In the final 20 minutes of "Chéri," now running at Signature Theatre, a woman behind me emitted a loud snore. A more perspicacious review, I’m afraid, no critic can write.
It disappoints me to say this, given its stellar and mostly girl-powered talent. Based on a 1920 novella by French writer Colette, Martha Clarke’s multidisciplinary adaptation features legendary ballerina Alessandra Ferri, award-winning actress Amy Irving, pianist Sarah Rothenberg and text by Tina Howe. Herman Cornejo, principal dancer with the American Ballet Theatre, is the only male in the whole show.
I was also intrigued to see how Clarke would interweave theater, music and particularly dance to explore the story’s central themes. Sensuality, love and preoccupations with youth and age, all have strong physical components that would seem to translate beautifully into dance.
For the first 20 minutes or so, my hopes remained high. Morning light streams into a Belle Epoque boudoir to reveal the beautiful, but aging courtesan Léa (Ferri) sipping coffee, while her virile young lover Chéri (Cornejo) dozes in bed. He arises clad in little more than her string of pearls -- he is obsessed with all things pretty and expensive -- and whiles away the day, as he has for the last six years, in a blissfully sensual dance with Léa.
Now here, I have to applaud Ferri and Cornejo’s dancing, as well as Clarke’s choice to cast them in these roles. Ferri rivets with her signature blend of physical command and emotional abandon, while Cornejo embodies the vain Adonis that is the title character. In the end, however, not even their prowess could rescue this tedious production.
The choreography, like the set, is voluptuous and intentionally off-kilter. This artistic choice is well suited to both the characters and the era, all of which are on the brink of losing control. But also like the set, the choreography never really changes, and neither does the music. This has the regrettable effect of masking important character developments, while protracting over a very long hour a story that could have been condensed into half the time.
Only Amy Irving’s interludes as Charlotte, Chéri’s mother and Léa’s friend (or "frenemy," to be precise), break up repetitive episodes of spin, toss, tumble, grope, repeat. Her spoken lines, peppered with cringe-worthy French, fill in the narrative gaps, while providing welcome comedic relief.
Chéri, we learn, is a natural-born hedonist who has attracted the gifts and affections of older women since childhood. He has been inseparable from Léa since coming of age, much to his mother’s chagrin, but it is only after he marries a girl of Charlotte’s choosing that he realizes he is in love with his older mistress.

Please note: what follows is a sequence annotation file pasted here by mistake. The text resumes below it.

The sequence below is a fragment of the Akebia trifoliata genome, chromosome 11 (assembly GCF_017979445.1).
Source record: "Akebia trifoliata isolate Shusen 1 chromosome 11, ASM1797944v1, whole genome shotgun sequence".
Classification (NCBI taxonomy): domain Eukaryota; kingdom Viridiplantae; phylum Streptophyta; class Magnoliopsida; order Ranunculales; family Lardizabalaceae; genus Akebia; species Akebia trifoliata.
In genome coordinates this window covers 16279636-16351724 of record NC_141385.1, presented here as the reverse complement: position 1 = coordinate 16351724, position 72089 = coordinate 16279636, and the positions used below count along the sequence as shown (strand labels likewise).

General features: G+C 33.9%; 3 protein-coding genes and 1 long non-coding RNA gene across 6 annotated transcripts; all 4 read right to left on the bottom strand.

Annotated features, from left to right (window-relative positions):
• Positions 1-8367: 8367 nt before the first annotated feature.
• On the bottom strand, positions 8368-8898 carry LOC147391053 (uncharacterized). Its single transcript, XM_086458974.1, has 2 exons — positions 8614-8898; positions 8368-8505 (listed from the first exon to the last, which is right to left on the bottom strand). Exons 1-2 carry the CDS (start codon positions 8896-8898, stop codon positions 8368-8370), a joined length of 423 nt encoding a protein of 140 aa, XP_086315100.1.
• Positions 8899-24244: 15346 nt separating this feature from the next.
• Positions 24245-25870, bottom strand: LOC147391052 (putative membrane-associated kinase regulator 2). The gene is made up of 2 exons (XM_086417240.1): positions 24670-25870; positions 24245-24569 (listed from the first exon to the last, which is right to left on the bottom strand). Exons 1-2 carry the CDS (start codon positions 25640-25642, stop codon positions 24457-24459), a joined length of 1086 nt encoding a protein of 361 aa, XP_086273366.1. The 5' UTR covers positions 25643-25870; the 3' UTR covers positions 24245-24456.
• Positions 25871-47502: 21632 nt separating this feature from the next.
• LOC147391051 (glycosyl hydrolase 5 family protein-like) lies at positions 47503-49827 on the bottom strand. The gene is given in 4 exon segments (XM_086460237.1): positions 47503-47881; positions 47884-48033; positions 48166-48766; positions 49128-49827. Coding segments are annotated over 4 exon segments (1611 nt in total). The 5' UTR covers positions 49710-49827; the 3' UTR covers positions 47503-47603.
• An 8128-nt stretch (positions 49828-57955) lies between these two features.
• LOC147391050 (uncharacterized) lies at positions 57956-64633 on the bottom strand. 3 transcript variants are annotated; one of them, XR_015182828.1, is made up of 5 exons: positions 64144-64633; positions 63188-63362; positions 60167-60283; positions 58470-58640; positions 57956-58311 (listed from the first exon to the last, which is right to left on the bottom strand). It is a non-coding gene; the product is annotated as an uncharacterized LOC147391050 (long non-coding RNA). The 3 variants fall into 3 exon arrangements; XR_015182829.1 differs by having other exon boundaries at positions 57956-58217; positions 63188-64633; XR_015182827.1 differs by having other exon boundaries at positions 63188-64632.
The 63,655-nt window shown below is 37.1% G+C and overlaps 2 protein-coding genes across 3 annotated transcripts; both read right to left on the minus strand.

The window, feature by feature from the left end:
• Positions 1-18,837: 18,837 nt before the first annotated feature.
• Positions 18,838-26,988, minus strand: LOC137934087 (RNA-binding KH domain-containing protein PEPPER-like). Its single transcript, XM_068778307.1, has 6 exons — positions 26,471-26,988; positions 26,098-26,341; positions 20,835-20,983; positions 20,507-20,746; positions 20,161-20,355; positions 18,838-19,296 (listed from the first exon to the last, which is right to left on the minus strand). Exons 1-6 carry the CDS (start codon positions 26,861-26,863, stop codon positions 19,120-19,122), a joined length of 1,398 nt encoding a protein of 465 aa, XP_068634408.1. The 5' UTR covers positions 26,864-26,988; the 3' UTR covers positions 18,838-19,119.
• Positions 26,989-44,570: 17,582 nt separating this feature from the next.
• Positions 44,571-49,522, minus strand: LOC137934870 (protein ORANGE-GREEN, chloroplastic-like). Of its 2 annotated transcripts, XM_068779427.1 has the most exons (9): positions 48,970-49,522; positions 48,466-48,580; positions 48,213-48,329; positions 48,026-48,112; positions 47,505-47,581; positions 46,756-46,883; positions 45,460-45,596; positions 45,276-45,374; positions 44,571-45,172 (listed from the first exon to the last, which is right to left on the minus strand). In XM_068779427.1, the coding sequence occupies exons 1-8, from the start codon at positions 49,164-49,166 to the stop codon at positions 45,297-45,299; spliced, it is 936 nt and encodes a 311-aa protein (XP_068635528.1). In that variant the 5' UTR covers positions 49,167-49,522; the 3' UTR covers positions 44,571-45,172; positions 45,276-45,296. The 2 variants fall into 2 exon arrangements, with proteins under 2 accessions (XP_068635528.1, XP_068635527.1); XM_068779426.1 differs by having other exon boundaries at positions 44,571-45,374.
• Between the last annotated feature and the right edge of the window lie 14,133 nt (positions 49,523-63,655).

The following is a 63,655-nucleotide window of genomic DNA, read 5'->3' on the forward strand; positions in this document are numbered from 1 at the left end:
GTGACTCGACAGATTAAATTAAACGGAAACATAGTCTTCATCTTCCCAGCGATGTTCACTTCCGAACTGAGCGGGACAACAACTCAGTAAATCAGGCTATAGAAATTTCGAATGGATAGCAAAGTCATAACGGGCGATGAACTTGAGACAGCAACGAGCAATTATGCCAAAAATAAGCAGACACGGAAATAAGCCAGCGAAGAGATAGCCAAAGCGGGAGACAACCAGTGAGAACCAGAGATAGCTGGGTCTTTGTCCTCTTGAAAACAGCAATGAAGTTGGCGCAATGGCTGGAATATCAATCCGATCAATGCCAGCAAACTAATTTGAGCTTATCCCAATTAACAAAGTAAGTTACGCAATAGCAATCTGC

After his honeymoon, he returns to Léa for one more night of passion, only to abandon her for good when he realizes she is no longer as beautiful as she used to be.
It is at this point that Colette’s novella actually ends, and it was around this time in the show when the woman behind me started to snore. But tired as I was of the choreography and music, I was kept awake by one vexing thought: just what was it that Léa saw in this clown anyway?
There are a few possible explanations, though the complexity of Ferri’s Léa suggested she was in it for more than just cut abs and a pretty face. More likely, he was a validation of the youth that she saw slipping from her reflection in the mirror (and that he was all too thrilled to admire in his own).
Alternatively, if we look at their amour as a microcosm of Belle Epoque France, perhaps his character was a symbol of the aesthetic and moral values of an age that was nose-diving to an end.
In any case, these interpretations are more nearly a reflection of what was going on in my head, rather than what was happening on stage. There, it was just more spin, toss, tumble, grope, repeat. When it became clear at the end of the scene that he was leaving for good, I didn’t feel sympathy for either character -- only relief that I wouldn’t have to endure their tiresome mating rituals anymore.
Bridging into the sequel to the novella, "La Fin de Chéri," the final scene is set six years after their parting, at the end of the Great War. Having fought in the trenches, Chéri is a mere shade of his former self, while Léa, Charlotte tells us, has gained a new lease on life.
Tormented by his lost love and the trauma of war, Chéri performs a furious solo that actually provides a refreshing change of choreographic pace -- so much so that I was almost disappointed when it came to an abrupt and sinister close.
But here, ’almost’ is the key word, for I am sad to say, I was actually glad when it was finally over. What was truly disappointing was that this production, with its rich source material and enviable pool of talent, did not live up to its potential.